At WT Skip Hire we are always on the lookout for innovative recycling schemes which help to reduce the amount of waste that ends up in landfill. Our attention was therefore well and truly grabbed this week when we read a story in the Guardian, which suggested that the Netherlands could become the first country in the world to produce roads using recycled plastic.
It is estimated that there is eight billion tons of waste plastic currently floating in our oceans and 55% of plastic waste in the Netherlands is incinerated. To help counter this, Rotterdam City Council is believed to be interested in creating a pilot scheme which will see road surfaces replaced with a plastic alternative. Its creators believe that the new surface is far greener that existing asphalt coverings.
Did You Know? 1.6 million tons of CO2 emissions are generated globally every year as a result of asphalt. That is approximately 2% of all emissions from road transport.
Creating Plastic Roads
The plans, originally unveiled by construction firm VolkerWessels in July, would see the creation of a road surface which is entirely produced from plastic. They argue that this surface would offer a number of benefits, including:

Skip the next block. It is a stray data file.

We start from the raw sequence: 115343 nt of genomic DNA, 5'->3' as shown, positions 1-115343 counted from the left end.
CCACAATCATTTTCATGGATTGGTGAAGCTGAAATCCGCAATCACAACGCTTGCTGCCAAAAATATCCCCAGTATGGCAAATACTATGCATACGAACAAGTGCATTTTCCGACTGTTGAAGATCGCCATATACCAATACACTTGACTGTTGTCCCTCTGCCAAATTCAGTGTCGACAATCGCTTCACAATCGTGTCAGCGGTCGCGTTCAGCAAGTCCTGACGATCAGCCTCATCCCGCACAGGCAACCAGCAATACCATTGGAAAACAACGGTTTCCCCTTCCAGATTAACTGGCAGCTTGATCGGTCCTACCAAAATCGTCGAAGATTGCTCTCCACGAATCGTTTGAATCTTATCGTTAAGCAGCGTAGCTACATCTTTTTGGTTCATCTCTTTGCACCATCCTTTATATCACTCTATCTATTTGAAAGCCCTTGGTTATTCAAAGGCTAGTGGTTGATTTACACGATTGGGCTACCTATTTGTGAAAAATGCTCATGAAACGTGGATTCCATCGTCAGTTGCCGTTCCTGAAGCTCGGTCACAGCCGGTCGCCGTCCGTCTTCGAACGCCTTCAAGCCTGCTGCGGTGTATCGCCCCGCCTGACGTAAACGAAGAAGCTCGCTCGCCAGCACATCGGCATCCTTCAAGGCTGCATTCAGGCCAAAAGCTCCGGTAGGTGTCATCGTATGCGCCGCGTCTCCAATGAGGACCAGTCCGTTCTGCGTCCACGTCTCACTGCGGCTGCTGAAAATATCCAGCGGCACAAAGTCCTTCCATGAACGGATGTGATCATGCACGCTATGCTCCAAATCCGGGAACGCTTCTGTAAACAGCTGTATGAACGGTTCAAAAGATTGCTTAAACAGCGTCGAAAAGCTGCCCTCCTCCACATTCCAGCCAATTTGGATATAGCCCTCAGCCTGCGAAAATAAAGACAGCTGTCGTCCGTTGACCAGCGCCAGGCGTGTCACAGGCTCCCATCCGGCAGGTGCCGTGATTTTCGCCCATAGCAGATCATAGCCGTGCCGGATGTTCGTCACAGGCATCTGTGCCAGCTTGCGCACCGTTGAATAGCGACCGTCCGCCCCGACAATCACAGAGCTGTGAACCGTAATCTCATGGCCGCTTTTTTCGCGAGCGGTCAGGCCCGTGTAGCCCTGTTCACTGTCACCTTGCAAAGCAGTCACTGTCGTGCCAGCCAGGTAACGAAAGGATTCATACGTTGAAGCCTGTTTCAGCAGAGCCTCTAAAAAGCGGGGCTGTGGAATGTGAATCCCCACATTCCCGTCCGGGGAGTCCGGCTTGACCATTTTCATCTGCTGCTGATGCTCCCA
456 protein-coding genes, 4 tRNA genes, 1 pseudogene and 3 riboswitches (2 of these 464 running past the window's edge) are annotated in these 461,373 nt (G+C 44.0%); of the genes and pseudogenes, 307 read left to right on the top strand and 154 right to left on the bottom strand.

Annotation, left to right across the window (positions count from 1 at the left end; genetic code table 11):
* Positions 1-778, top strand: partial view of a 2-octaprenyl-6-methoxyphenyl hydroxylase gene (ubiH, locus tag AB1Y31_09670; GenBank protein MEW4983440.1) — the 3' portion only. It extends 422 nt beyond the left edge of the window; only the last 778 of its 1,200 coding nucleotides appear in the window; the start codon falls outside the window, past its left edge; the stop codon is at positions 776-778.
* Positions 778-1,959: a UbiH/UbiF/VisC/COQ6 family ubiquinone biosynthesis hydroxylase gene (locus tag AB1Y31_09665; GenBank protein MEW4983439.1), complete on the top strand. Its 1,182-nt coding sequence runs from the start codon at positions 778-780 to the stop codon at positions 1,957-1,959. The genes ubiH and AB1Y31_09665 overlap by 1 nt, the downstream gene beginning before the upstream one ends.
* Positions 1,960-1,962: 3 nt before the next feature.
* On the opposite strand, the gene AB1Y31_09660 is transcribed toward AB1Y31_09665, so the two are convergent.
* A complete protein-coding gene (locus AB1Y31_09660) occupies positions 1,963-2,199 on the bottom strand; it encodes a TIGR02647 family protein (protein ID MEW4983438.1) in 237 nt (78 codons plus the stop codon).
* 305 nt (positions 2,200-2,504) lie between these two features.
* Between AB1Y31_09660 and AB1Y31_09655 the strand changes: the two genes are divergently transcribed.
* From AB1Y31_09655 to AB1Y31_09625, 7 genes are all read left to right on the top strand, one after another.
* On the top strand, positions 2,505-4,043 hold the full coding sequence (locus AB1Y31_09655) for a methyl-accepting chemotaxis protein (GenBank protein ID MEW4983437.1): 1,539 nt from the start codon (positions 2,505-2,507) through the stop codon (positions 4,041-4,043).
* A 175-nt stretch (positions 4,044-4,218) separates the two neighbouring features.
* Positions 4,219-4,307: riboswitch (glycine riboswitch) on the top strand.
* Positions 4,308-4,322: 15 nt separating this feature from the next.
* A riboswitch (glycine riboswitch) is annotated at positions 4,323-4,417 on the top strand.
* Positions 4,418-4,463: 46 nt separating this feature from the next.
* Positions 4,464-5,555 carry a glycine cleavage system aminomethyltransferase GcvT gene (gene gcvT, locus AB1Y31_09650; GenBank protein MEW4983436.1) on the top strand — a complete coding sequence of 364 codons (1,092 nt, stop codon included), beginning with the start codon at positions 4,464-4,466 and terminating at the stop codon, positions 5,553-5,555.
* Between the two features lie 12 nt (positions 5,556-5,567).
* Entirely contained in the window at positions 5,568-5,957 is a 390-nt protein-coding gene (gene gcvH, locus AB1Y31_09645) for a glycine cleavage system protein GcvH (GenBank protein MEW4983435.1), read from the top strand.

- It would require less maintenance than an asphalt surface
- It would be capable of withstanding far greater temperature extremes of between -40oC and 90C
- The roads could be laid in just a few weeks – far quicker than the months it can take to prepare an asphalt road
- The plastic roads could last as much as three times longer than an asphalt road
In addition to that, the new roads would also be far lighter – helping to reduce the load on the ground. They would also be hollow, allowing plumbing, drainage and utility companies a far easier method of installing cables and pipework below the surface.
“It’s still an idea on paper at the moment; the next stage is to build it and test it in a laboratory to make sure it’s safe in wet and slippery conditions and so on…Rotterdam is a very innovative city and has embraced the idea. It fits well within its sustainability policy and it has said it is keen to work on a pilot.” – Rolf Mars, Director of VolkerWessels’ roads subdivision.
Despite being one of the smallest countries in Europe, the Netherlands actually has one of the highest carbon footprints. Much of this comes from the use of fossil fuels and the production of cement. Given that the Netherlands has more than 135,000km of tarmacked roads, these plans could help to dramatically reduce their impact on the environment.